ISIS Bulldozes One-of-a-Kind Ancient Palace in Iraq

Attack may have shattered royal sculptures from the ninth century B.C.
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Iraqi workers clean a winged-bull statue at the archaeological site of Nimrud in July 2001.


The ancient city of Nimrud is the latest target of Islamic militants now ravaging the cultural treasures of Iraq.

In a brief statement, the country's Ministry of Tourism and Antiquities reported that ISIS had bulldozed the site, but it offered no information on the extent of the damage.

Spreading along the east bank of the Tigris River south of the modern city of Mosul, the site was one of four consecutive capitals of the Assyrian Empire.

"Nimrud is the modern name," says Nicholas Postgate, a professor of Assyriology at the University of Cambridge. "The ancient name was Kalhu. It's mentioned in the Bible, under the spelling 'Calah.' "

A city had already taken shape at this location by 1400 B.C., but in the early ninth century B.C. King Ashurnasirpal II made it into his new administrative capital, adding a five-mile-long wall, a monumental stepped tower called a ziggurat, new temples, and a large palace covered in elaborate decorations.

It's those royal decorations that are of greatest concern. They consist of large stone panels of intricately carved reliefs that line the base of the building's mud-brick walls. In boldly delineated detail, the panels show military campaigns, conquered peoples offering tribute to the king, ritual ceremonies undertaken by the king (sometimes alongside an ornamental, sacred tree), and many winged mythical figures known as geniis.

"I think there must be hundreds of meters of those reliefs," says Postgate. "Many of the rooms in the palace had them."

The city also had sculptures in the round—winged bulls and lions that flanked some of the gateways. These were similar to the figures that the Islamic militants destroyed just days ago at the ancient Assyrian site of Nineveh.

Archaeologists have also uncovered sculptures from the time of king Tiglath-Pileser III, who ruled between 745 and 727 B.C.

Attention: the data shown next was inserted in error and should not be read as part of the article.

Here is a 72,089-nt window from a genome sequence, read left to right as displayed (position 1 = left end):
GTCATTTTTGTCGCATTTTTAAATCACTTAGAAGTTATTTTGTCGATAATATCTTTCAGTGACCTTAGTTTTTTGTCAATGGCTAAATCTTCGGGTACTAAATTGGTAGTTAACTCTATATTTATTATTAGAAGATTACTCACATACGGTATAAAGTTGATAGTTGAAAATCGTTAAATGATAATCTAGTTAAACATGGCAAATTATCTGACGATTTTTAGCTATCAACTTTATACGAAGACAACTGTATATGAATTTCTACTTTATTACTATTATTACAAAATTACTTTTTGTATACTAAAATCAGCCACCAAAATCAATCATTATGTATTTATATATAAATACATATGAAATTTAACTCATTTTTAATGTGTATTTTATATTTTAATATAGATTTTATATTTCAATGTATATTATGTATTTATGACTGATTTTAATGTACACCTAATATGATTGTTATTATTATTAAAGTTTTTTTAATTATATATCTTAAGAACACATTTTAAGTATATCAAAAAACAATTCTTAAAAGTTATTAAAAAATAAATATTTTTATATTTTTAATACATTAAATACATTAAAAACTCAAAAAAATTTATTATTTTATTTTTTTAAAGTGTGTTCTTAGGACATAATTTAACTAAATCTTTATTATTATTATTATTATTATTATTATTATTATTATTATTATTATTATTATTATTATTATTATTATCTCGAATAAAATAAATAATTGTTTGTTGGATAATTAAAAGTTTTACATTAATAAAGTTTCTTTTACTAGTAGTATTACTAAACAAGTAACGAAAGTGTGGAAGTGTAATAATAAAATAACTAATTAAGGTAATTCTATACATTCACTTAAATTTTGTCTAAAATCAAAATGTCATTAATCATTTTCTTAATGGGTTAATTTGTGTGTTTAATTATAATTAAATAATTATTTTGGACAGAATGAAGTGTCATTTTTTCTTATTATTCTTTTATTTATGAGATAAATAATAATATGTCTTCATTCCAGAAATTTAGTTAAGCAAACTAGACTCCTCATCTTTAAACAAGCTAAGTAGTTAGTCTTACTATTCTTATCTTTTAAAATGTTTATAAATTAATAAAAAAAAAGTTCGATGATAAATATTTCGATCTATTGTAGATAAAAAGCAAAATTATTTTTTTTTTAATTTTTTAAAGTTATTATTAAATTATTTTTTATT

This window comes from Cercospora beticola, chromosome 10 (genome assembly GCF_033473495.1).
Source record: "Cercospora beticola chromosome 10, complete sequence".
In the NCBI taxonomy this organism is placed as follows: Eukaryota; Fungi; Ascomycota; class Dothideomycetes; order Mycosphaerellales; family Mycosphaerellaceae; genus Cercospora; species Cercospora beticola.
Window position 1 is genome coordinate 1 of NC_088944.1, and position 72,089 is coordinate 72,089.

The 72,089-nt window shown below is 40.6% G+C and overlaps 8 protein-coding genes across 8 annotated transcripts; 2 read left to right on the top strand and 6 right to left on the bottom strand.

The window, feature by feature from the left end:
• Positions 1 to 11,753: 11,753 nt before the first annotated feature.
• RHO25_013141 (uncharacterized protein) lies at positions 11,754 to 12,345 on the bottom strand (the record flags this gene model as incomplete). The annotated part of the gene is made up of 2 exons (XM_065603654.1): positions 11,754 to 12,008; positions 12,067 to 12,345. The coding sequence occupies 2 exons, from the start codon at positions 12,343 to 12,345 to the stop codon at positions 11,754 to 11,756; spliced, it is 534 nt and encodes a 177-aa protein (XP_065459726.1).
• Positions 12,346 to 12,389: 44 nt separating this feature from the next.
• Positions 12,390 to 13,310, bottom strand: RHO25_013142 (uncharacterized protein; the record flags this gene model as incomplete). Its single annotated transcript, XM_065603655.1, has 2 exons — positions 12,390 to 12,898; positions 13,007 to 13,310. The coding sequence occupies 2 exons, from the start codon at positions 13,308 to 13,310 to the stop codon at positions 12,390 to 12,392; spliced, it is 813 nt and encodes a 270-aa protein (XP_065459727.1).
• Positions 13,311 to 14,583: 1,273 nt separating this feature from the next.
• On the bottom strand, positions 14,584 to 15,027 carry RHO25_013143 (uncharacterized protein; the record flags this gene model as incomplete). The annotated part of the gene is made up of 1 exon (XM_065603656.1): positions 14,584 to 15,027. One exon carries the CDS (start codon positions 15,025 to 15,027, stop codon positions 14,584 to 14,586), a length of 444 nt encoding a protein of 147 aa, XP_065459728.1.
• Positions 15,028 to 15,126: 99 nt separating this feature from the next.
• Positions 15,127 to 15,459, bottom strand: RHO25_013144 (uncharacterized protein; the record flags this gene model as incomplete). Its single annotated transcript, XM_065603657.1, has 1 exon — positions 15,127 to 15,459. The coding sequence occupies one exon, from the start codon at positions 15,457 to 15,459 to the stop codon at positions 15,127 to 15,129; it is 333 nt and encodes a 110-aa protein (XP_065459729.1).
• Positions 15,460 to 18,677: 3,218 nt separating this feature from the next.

Assyrian Palace Is One of a Kind

"The attack is hugely significant and can't be underestimated," says John Curtis, president of the British Institute for the Study of Iraq. "This is the best preserved Assyrian site."

Nimrud was first properly excavated between 1845 and 1851 by Austen Henry Layard, an English politician and historian who exposed many of the sculptures from the time of Ashurnasirpal II. A number of those works of art were then transported to the British Museum, where they're on display today, and to other institutions in Europe and the United States.

But many more of the reliefs were left at the site—and were among what may have been lost in the recent attack.

From 1949 to 1957 Max Mallowan—mystery writer Agatha Christie's husband—excavated at the Nimrud palace and other buildings.

David Oates, a Mesopotamian archaeologist at the University of Cambridge, continued work at the site from 1958 to 1962. He focused on the military palace built by Ashurnasirpal II's son Shalmaneser III.

"That was a very large building, but it didn't have the stone reliefs that we're concentrating on at the moment—that's the stuff at risk," says Postgate.

A Polish expedition also worked at the site, exposing additional reliefs from the time of Ashurnasirpal II and Tiglath-Pileser III. Italian and British expeditions followed.

Finally, in the 1980s and 1990s, Iraqi archaeologists worked at the site.

"They actually had the most spectacular finds, which were the tombs of the queens of Assyria," says Postgate. "The tombs were absolutely stuffed with gold and carved ivory."

The Iraqis also continued to clear out the rooms of the main palace, exposing even more reliefs. To protect what they'd uncovered from the weather, they constructed a roof over part of the building.

Damage Unknown

The nature and extent of the damage inflicted by ISIS is unclear. "The militants may have bulldozed the excavated earth back into the palace, just to cover it up," Postgate explains. "Or they could have driven their machines straight into the walls."

In that case, the reliefs have likely been obliterated. "They were made of a type of gypsum called Mosul marble," says Curtis. "It's very fragile. I imagine if you hit a relief hard with a big digger, the whole thing would shatter."

Reports are also circulating about sculptures being loaded into a truck and driven away, perhaps with the misguided idea that they could be sold on the international black market.

"That's not going to be much use to them," says Postgate. "These reliefs are very big. A segment of a scene won't be very attractive, and there aren't any small sculptures."

Of course, this latest assault can't compare with the current humanitarian crisis in the region. But Nimrud was an invaluable tourist resource, and someday, when peace finally comes to Iraq, visitors may no longer be able to walk along ancient halls and experience the art in its original location, as it was meant to be seen.

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